Media contact: Janet C. Hart, APR, CFEE (704) 927-8617 office
ST. LOUIS -- Wendell Southerland, a St. Louis area ticket broker accused of tricking a Rhode Island man out of $5,200 during February’s Super Bowl, again is facing scrutiny – this time for reneging on hotel room payments for the upcoming Democratic National Convention in Charlotte, N.C.
This is at least the fourth time in recent months that Southerland, of Vinita Park, Mo., has left hotels in the lurch after booking rooms for major events.
The BBB warns that the nonpayment raises concerns that Southerland may try to use hotel-supplied room confirmation numbers to re-sell the rooms to visitors. The BBB suggests caution when dealing with Southerland or his business, Ex Sport Group.
Michelle Corey, St. Louis BBB president and CEO, said that visitors looking to buy rooms and tickets on the secondary market have good reason to be suspicious of Southerland, who advertises ticket and hotel room packages on Craigslist. “Mr. Southerland’s past actions have demonstrated that this is a man who is willing to take your money and run,” she said.
The most recent case involves the booking of 10 rooms at the Charlotte City Center Marriott Hotel in advance of next week’s Democratic National Convention in that city. When the rooms were booked, the hotel gave Southerland confirmation numbers. But when Marriott attempted to run Southerland’s credit card for deposits on the rooms, the card was rejected. A sales manager for the hotel contacted the BBB after learning of Southerland’s past troubles.
In May, a representative of a Holiday Inn Express outside New Orleans told the BBB that Southerland had reneged on nearly $8,000 in payments for nine hotel rooms he had reserved for the 2013 Super Bowl in that city. The representative said when Southerland was contacted about the problem, he said that his secretary had inadvertently given the hotel the wrong card and he would make good on the payment. He never did, even after the hotel sent a certified letter to his Vinita Park address, hotel officials said.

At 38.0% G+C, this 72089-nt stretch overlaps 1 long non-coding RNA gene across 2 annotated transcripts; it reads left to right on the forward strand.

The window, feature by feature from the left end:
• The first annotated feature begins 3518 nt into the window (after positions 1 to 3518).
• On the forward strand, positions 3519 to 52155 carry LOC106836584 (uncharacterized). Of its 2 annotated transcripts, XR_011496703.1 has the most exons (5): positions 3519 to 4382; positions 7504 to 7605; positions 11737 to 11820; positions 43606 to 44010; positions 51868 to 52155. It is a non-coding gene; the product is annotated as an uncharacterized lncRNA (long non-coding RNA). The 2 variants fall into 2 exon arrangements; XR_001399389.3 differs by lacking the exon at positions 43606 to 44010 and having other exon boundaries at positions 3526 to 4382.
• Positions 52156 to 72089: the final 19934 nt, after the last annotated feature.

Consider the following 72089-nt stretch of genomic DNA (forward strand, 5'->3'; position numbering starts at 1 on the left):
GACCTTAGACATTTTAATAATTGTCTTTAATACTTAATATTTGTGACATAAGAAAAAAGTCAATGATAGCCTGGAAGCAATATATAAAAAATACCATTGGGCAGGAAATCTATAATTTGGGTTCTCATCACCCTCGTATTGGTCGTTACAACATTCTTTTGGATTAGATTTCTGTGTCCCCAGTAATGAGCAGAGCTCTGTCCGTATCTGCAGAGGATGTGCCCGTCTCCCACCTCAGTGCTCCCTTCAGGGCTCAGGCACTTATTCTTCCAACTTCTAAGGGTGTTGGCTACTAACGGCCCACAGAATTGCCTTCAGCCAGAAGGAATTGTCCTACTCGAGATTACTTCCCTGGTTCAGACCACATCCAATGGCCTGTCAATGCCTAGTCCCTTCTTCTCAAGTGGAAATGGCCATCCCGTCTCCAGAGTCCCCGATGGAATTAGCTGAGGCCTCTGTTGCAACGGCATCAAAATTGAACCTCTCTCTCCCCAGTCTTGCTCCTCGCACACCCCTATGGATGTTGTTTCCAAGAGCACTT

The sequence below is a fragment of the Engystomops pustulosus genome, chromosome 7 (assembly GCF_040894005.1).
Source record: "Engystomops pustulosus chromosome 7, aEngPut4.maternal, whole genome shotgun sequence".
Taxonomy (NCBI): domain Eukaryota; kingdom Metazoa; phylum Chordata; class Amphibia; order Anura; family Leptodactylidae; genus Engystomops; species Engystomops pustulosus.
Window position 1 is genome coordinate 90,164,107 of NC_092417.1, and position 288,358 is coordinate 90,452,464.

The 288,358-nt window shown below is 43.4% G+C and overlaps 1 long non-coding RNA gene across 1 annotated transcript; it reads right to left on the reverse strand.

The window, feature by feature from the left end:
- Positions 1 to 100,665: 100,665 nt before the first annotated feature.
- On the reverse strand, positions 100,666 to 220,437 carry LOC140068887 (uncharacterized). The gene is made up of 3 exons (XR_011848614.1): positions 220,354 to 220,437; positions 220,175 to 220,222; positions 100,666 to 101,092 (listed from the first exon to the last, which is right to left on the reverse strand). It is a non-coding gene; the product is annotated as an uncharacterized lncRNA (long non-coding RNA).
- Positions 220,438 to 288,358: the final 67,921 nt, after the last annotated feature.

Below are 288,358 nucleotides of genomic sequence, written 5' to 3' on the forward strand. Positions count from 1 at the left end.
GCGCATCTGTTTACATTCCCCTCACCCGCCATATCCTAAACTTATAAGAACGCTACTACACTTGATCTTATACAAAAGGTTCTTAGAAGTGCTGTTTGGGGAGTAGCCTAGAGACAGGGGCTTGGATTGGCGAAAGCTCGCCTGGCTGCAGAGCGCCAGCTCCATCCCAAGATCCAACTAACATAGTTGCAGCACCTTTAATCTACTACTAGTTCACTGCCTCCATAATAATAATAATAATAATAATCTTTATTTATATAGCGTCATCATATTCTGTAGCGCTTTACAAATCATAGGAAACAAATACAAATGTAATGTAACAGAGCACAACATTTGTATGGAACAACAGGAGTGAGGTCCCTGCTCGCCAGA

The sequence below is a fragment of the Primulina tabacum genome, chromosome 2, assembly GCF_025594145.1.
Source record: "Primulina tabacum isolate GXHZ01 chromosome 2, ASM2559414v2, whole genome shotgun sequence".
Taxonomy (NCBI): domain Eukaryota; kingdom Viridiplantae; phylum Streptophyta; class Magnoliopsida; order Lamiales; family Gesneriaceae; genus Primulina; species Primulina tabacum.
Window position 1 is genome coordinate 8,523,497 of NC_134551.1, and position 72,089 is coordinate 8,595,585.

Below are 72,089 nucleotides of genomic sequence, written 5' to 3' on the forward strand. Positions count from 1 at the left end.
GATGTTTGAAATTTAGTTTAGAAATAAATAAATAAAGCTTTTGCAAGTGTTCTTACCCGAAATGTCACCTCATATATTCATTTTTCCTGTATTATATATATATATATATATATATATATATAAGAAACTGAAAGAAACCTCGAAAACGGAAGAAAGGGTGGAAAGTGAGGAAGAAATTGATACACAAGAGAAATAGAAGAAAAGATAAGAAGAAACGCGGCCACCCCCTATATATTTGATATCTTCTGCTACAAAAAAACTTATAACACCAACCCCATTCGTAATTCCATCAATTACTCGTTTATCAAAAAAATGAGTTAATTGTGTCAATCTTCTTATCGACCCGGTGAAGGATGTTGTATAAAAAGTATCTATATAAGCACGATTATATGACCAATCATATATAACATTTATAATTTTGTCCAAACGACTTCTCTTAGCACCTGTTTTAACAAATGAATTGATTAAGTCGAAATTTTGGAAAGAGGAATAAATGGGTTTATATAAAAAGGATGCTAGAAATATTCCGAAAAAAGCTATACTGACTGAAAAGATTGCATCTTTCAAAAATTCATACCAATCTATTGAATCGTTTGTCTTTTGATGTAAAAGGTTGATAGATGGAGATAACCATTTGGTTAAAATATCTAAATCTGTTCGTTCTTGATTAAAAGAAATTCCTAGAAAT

An official with InterContinental Hotels Group, which manages the Holiday Inn Express, said that Southerland failed to pay on more than 30 rooms booked at three hotels for the Super Bowl in New Orleans. The official also said he was concerned that Southerland could try to use the confirmation information to re-sell the rooms.
Recent Craigslist ads that list a phone number traced to Southerland advertise “Democratic National Convention/Hotel Helpline.” Southerland has not returned phone calls from the BBB.
In February, the BBB issued an alert after a New England Patriots fan reported that Southerland had taken $5,200, but never supplied him with promised tickets to the Super Bowl.
“Words cannot describe the anger and frustration,” said the retired businessman, who said he had to spend thousands more for replacement tickets to the game.
Vinita Park Police Detective Steven Jones contacted Southerland after the alert, asking that Southerland pay the money back or face possible prosecution. Jones said that Southerland’s mother, who was retired and on a fixed income, paid the debt for her son.
The BBB offers the following tips to persons considering buying event tickets or hotel packages on the secondary market:
- Only buy from businesses or individuals you can trust. Look for businesses with a strong history of customer satisfaction.
- Ask for references and contact them about their experiences with any broker.
- Beware of counterfeit tickets.
- Before paying for a room package, contact the hotel or motel to make sure the rooms are actually held by the seller.
- Pay by credit card in the event you need to challenge the charge. If you purchase tickets online, deal only with secure sites.
- Be cautious of anyone who wants upfront payments with the promise that he will deliver your ticket or tickets later.